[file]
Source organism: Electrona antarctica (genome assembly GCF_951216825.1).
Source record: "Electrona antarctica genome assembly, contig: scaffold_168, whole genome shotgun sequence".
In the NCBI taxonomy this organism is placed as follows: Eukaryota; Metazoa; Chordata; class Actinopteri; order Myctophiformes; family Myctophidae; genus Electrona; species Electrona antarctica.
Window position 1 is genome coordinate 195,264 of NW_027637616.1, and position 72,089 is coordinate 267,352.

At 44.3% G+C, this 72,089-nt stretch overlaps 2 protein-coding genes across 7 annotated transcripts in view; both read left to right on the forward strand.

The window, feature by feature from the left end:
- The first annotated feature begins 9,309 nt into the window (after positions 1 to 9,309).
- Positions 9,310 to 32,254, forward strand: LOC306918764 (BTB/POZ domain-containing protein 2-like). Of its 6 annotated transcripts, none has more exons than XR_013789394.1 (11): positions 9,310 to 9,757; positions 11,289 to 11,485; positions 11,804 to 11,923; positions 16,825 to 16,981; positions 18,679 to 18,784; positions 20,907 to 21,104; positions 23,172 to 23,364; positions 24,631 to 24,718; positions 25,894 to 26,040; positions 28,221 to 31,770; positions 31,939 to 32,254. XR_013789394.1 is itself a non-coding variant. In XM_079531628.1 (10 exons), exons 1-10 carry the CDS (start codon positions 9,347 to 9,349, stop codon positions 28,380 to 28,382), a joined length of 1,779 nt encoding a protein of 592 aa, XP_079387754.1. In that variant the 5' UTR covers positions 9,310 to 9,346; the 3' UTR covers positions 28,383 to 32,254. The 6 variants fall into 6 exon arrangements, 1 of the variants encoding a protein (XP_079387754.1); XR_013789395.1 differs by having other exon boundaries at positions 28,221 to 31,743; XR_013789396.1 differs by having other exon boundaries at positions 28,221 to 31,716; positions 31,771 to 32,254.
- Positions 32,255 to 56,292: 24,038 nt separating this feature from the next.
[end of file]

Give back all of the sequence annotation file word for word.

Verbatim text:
Source organism: Electrona antarctica (genome assembly GCF_951216825.1).
Source record: "Electrona antarctica genome assembly, contig: scaffold_168, whole genome shotgun sequence".
In the NCBI taxonomy this organism is placed as follows: Eukaryota; Metazoa; Chordata; class Actinopteri; order Myctophiformes; family Myctophidae; genus Electrona; species Electrona antarctica.
Window position 1 is genome coordinate 195,264 of NW_027637616.1, and position 72,089 is coordinate 267,352.

At 44.3% G+C, this 72,089-nt stretch overlaps 2 protein-coding genes across 7 annotated transcripts in view; both read left to right on the forward strand.

The window, feature by feature from the left end:
- The first annotated feature begins 9,309 nt into the window (after positions 1 to 9,309).
- Positions 9,310 to 32,254, forward strand: LOC306918764 (BTB/POZ domain-containing protein 2-like). Of its 6 annotated transcripts, none has more exons than XR_013789394.1 (11): positions 9,310 to 9,757; positions 11,289 to 11,485; positions 11,804 to 11,923; positions 16,825 to 16,981; positions 18,679 to 18,784; positions 20,907 to 21,104; positions 23,172 to 23,364; positions 24,631 to 24,718; positions 25,894 to 26,040; positions 28,221 to 31,770; positions 31,939 to 32,254. XR_013789394.1 is itself a non-coding variant. In XM_079531628.1 (10 exons), exons 1-10 carry the CDS (start codon positions 9,347 to 9,349, stop codon positions 28,380 to 28,382), a joined length of 1,779 nt encoding a protein of 592 aa, XP_079387754.1. In that variant the 5' UTR covers positions 9,310 to 9,346; the 3' UTR covers positions 28,383 to 32,254. The 6 variants fall into 6 exon arrangements, 1 of the variants encoding a protein (XP_079387754.1); XR_013789395.1 differs by having other exon boundaries at positions 28,221 to 31,743; XR_013789396.1 differs by having other exon boundaries at positions 28,221 to 31,716; positions 31,771 to 32,254.
- Positions 32,255 to 56,292: 24,038 nt separating this feature from the next.